It’s easy, it’s free – and it’s really good for you. We highlight some persuasive reasons to find your pace and start walking.
1 It’s the best energy booster
Studies have shown that if you’re tired, working out at a pace that measures about six out of 10 for exertion is the rate that makes you feel alert, without sapping your energy reserves and leaving you feeling fatigued. A brisk walk measures about six out of 10 for effort.
2 Your breasts will thank you!
Women who walk after menopause lower their risk of breast cancer – even if they do absolutely no other form of exercise – according to research by the American Cancer Society. Walking for at least an hour a day cuts the risk by 14%, possibly because it regulates levels of hormones that can encourage breast tumours to grow.
3 Walkers are less likely to quit
When scientists compare how often exercisers quit their routines, they found that 80% of walkers will stick to their programmes, compared with just 30% of runners. Reasons include the fact that walking doesn’t hurt so much during or after, and it has a lower risk of injury.
4 It helps fight major diseases
Walking is as effective as running in fighting diabetes, high blood pressure and heart disease, according to US researchers. As long as you burn the same kilojoules as a runner, you get the same benefits. That means walking for a bit longer – or a bit faster. To increase pace, try pumping your arms as you move. The faster they move, the faster your legs go.
5 Walking feeds your brain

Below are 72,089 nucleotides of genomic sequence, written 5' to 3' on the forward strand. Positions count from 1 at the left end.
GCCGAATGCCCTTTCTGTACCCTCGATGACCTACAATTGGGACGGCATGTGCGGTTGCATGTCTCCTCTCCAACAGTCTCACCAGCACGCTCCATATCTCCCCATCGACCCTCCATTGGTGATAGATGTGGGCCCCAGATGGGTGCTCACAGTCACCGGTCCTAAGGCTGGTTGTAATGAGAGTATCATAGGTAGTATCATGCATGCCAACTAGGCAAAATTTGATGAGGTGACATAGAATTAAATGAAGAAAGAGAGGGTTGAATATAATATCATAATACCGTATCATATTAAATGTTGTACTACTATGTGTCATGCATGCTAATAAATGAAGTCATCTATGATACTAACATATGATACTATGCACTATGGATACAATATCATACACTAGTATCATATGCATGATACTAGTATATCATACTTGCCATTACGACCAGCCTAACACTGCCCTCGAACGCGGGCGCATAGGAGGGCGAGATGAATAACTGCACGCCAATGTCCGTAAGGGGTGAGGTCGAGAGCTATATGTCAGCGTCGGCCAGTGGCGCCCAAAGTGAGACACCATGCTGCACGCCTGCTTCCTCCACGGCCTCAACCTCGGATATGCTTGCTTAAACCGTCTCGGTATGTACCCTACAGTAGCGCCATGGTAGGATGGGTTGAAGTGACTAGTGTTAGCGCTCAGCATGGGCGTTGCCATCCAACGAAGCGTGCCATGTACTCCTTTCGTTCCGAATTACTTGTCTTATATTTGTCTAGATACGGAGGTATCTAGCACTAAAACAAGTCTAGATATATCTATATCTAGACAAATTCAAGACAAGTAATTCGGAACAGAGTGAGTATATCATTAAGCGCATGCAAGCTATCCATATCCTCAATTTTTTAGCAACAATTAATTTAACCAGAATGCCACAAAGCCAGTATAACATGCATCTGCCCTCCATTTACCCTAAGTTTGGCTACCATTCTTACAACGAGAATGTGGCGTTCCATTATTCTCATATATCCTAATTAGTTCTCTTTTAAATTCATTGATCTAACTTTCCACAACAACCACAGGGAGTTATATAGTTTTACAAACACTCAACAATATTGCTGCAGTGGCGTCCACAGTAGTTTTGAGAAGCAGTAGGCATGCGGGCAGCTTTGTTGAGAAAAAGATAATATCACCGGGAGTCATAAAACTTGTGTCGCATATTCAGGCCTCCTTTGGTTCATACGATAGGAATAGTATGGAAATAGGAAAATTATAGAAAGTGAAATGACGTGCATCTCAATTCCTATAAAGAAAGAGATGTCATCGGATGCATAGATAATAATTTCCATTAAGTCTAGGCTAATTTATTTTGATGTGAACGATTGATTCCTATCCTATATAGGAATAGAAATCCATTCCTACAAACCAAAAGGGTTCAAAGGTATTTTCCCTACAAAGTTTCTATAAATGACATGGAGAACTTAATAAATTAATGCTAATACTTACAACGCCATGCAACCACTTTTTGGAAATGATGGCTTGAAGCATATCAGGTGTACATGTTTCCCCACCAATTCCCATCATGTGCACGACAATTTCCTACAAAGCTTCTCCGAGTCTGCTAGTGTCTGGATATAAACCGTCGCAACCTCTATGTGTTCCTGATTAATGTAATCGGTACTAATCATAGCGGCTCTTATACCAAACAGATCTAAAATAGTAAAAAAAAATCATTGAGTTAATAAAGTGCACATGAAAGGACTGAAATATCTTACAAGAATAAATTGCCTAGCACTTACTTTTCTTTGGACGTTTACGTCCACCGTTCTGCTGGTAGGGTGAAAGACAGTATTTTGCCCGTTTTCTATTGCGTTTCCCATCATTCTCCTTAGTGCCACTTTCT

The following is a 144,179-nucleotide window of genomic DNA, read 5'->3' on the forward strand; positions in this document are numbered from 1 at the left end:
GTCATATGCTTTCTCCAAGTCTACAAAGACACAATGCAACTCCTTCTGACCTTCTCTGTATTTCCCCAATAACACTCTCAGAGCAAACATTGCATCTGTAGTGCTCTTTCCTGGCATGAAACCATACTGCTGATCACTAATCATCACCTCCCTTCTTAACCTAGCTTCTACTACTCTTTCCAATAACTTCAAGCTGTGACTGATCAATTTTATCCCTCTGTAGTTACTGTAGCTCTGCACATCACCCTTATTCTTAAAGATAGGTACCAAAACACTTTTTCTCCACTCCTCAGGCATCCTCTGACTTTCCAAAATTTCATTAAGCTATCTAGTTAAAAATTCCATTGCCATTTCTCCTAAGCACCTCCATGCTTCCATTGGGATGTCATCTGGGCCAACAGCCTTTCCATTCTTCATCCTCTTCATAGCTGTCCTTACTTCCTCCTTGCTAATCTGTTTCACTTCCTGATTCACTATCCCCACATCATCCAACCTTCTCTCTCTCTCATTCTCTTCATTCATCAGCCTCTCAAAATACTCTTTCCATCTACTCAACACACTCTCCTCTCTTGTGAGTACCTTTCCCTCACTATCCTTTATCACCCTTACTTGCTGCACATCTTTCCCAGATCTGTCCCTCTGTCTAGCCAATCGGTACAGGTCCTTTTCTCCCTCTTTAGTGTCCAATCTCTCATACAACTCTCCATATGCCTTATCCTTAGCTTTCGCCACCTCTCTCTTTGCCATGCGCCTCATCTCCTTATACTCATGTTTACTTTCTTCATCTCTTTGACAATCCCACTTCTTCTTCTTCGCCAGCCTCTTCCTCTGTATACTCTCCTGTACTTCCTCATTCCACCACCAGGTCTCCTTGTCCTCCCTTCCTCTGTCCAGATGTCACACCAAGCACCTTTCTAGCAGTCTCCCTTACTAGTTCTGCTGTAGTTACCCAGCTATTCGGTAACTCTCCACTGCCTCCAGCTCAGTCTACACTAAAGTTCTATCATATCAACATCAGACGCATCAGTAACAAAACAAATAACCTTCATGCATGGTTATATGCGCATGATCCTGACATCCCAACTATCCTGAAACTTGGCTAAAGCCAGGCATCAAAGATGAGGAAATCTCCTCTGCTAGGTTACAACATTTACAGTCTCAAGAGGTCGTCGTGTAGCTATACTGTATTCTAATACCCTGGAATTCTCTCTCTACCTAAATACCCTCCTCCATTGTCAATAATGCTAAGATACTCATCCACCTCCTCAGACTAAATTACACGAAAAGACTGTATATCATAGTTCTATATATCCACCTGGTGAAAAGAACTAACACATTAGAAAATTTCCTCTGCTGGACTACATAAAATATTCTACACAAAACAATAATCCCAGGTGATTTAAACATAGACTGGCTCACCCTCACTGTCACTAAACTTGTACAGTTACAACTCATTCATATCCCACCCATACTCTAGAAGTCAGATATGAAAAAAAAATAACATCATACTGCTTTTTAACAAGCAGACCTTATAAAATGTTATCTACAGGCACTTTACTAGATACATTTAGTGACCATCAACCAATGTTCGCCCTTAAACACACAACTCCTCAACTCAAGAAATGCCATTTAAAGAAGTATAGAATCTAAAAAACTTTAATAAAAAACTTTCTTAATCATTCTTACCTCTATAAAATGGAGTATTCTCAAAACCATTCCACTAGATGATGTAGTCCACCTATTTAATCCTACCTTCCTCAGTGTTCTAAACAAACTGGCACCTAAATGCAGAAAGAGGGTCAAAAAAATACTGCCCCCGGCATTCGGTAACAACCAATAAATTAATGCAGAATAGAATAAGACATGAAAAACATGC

According to Italian research, people aged 65-plus who walk more than others reduce their risk of developing dementia by 27%. It is believed that increased blood flow, brought on by exercise, helps to nourish the brain.
6 …And quells food cravings
Aside from burning 1 250 kilojoules an hour, a brisk 15-minute walk cuts the amount of sweet stuff people consume, according to research by the University of Exeter in the UK. Researchers believe that snacking on high-kilojoule foods, like chocolate, can become a mindless habit that leads to weight gain. But, a short walk helped people reduce their intake by half.
7 It reduces menopause symptoms
If you’re facing menopause, get your walking shoes on and you could reduce the severity of your symptoms, particularly those related to stress and anxiety. About 40 minutes’ walking, five times a week, is the point at which the benefit kicks in.
8 Walkers have stronger bones for life
Every time your feet hit the floor while you walk, your bones get a jolt that strengthens them. No wonder women who walk at least 1,5km every day have a higher bone density after menopause than those who walk less than that. Researchers at Tufts University in the US say that walkers lose less bone from day to day. Remember, you don’t need fancy walking shoes. Any supportive trainer is perfect for walking in.